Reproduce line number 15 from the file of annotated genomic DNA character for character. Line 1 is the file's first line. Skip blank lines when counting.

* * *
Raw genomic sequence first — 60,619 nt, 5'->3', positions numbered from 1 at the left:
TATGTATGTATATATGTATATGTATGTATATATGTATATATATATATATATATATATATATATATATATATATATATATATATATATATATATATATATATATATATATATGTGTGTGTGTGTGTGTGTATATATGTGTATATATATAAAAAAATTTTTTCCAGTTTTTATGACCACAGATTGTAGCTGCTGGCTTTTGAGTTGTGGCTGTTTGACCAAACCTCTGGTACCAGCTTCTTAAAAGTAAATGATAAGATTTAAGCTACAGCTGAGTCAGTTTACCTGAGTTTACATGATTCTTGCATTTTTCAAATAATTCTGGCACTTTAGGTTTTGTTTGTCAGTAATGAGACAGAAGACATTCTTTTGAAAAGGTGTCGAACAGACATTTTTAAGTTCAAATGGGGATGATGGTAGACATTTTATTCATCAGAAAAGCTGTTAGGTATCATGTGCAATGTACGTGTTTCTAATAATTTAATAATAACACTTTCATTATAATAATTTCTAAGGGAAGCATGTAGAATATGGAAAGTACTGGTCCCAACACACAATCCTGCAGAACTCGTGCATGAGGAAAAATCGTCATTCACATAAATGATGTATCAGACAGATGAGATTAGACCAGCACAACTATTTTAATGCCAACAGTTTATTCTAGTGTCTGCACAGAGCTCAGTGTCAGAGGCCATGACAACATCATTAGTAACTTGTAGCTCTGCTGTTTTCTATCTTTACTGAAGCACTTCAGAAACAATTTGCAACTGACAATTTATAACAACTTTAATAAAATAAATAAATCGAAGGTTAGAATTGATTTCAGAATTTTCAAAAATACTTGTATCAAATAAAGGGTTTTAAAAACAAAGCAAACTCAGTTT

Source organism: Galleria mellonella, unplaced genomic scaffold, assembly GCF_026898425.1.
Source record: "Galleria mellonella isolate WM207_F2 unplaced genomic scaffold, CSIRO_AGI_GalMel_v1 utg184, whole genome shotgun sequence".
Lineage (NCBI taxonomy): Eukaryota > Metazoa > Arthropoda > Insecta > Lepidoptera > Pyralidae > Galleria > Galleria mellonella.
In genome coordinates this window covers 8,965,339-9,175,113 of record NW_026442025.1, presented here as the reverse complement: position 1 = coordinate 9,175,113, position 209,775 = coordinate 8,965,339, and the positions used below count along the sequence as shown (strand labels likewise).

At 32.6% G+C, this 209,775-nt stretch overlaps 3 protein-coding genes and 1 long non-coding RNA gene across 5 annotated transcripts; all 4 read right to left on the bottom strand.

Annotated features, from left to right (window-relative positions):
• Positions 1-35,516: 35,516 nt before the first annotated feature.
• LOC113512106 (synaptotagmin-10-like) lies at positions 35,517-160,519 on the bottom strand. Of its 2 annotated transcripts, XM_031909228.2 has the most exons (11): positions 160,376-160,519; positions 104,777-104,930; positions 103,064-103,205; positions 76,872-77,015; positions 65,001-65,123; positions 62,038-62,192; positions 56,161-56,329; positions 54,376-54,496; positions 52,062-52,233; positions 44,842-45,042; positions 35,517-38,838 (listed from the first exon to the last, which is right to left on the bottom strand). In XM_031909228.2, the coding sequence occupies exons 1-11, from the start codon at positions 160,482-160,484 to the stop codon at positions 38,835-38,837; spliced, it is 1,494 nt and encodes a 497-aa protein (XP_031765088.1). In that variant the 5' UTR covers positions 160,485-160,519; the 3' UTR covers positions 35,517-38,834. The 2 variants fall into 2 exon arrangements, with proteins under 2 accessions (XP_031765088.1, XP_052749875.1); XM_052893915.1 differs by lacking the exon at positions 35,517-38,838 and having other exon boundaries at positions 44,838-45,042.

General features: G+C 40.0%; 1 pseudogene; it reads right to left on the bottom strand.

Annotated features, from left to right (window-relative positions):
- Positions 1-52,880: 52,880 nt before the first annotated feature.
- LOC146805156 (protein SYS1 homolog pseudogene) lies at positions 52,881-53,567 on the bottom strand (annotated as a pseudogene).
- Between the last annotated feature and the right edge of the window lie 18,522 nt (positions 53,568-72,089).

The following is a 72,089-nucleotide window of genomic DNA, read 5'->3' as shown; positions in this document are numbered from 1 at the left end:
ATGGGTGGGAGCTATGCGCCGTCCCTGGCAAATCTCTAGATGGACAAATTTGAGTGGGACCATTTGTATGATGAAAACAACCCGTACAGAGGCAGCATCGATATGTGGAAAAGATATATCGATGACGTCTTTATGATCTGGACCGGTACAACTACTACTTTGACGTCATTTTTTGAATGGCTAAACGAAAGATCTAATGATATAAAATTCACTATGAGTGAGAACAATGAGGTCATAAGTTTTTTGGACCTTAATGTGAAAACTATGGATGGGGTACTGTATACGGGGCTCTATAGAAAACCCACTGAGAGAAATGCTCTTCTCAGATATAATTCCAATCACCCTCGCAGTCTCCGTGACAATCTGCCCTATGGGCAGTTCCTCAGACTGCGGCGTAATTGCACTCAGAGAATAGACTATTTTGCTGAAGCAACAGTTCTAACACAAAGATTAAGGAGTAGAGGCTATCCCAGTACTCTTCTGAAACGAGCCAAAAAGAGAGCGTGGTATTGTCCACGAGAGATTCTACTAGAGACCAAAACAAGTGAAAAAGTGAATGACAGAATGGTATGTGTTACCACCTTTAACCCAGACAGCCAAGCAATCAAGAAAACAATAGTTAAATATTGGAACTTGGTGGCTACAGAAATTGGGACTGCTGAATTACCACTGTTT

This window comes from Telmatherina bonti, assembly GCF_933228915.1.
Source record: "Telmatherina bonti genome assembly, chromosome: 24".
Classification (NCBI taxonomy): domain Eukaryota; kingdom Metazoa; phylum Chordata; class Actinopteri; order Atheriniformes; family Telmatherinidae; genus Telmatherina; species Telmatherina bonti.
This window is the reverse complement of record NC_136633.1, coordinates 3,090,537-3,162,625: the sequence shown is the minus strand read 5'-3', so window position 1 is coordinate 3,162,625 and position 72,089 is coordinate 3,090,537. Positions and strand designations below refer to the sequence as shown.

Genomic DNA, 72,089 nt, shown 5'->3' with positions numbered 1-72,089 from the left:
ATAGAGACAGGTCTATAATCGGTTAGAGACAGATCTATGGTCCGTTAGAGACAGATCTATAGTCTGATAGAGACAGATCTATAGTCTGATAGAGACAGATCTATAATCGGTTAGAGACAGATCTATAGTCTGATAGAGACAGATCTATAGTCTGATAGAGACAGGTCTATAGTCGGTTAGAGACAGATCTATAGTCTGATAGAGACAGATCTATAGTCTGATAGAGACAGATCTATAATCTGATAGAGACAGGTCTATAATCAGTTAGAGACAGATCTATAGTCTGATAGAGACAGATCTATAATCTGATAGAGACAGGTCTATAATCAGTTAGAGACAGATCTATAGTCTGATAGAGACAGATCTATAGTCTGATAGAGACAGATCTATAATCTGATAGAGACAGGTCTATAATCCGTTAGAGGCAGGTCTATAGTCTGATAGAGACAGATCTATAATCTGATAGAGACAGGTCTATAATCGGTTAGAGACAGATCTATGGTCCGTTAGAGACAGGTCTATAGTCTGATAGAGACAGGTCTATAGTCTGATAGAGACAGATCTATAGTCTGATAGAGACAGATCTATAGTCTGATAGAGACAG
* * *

- Between the last annotated feature and the right edge of the window lie 18,522 nt (positions 53,568-72,089).